ROME, Nov. 9 (AFP)--The Italian branch of U.S. fast food giant McDonald's reacted with disbelief overnight Wednesday to claims by a Catholic newspaper that hamburgers were a Protestant tradition and inappropriate for Catholics.

Theologian Massimo Salani condemned burgers in the Italian bishops' daily Avvenire, saying they were "not Catholic."

"At McDonald's people want a fast meal and hunger is quenched as fast as possible, so one can do something else, and one loses the value of community," argued Salani, author of a book called "A tavola con le religioni" (Sitting Down With the Religions).

Eating burgers and fries reflected an "individualistic relationship between man and God which goes back to [Martin] Luther," the Protestant leader who started the German Reformation.

Stung by the criticim, McDonald's Italy reacted bluntly.

"Fast food means that one is served rapidly and not that one eats rapidly," said a company statement.

The debate also drew ironic comments by politicians and newspapers, which defended the Italian variety of fast food -- pizza -- but admitted that U.S.-style fast food was cheap compared with most other Italian meals.

McDonald's said it was serving hamburgers "to customers of all races and religions and we adapt to all cultures and tastes."

That, it said, was why kosher burgers were being served in Israel and no beef was being offered in India where cows are considered sacred.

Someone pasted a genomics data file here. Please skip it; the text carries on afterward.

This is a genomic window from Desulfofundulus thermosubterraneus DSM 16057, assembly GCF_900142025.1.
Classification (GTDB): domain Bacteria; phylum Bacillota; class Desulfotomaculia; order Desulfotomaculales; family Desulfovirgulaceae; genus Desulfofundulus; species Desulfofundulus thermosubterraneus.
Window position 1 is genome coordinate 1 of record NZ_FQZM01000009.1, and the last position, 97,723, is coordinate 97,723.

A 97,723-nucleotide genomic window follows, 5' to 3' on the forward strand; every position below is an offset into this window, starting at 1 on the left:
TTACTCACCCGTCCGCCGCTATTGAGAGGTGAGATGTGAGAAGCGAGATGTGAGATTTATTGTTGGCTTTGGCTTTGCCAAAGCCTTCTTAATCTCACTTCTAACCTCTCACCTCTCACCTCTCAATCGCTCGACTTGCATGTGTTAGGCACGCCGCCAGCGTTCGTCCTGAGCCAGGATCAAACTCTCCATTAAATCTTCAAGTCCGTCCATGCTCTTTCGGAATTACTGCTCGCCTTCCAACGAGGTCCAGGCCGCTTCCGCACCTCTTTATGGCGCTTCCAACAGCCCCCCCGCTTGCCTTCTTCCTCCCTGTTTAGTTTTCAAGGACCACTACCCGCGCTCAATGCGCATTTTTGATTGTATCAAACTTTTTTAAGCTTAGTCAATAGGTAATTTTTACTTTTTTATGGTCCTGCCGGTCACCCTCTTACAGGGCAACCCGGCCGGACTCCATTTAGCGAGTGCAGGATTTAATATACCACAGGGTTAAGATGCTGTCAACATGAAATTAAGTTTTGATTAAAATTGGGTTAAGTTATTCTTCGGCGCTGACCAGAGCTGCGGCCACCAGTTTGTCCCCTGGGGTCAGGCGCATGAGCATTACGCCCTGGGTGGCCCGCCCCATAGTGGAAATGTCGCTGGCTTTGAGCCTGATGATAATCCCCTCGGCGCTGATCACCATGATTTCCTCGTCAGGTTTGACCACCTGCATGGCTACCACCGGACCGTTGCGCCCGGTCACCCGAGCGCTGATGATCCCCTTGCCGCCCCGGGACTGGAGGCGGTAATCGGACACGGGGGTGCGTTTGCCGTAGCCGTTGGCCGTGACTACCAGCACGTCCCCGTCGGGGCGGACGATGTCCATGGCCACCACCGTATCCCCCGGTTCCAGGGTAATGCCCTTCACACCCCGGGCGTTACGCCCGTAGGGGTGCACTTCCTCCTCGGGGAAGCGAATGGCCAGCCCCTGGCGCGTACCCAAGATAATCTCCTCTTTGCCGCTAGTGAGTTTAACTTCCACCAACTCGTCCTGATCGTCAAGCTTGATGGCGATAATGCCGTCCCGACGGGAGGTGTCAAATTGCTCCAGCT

More than 600,000 customers a day in Italy were also free to choose from fresh salads and rice salads apart from the traditional burger bun, said a spokesman for the food chain.

Salani said religions and Christians were ultimately responsible for the triumph of fast food throughout the world.

"Food is a gift of God and the purity of the creation can only be a common challenge for believers," he added.

But Salani not only took Protestants to task for eating badly and fast but also criticized Catholics for eating too much and Muslims for having an unbalanced diet.

"There is nothing better than Christians' free access to food, from a theological and dietary point of view," he added.

Scoffing at Salani's article, the newspaper La Stampa said it was easy to criticize eating habits but recalled that "many people don't eat at all."

"The Church should take care of these people," said La Stampa, rather than worrying about fast food, "which only leads to feeding more mouths." Communist party leader Fausto Bertinotti, not known to be a friend of globalization but once in a while tempted by the odd burger, said that "hamburgers are not the enemy, or Satan. They're just not my idea of civilization."

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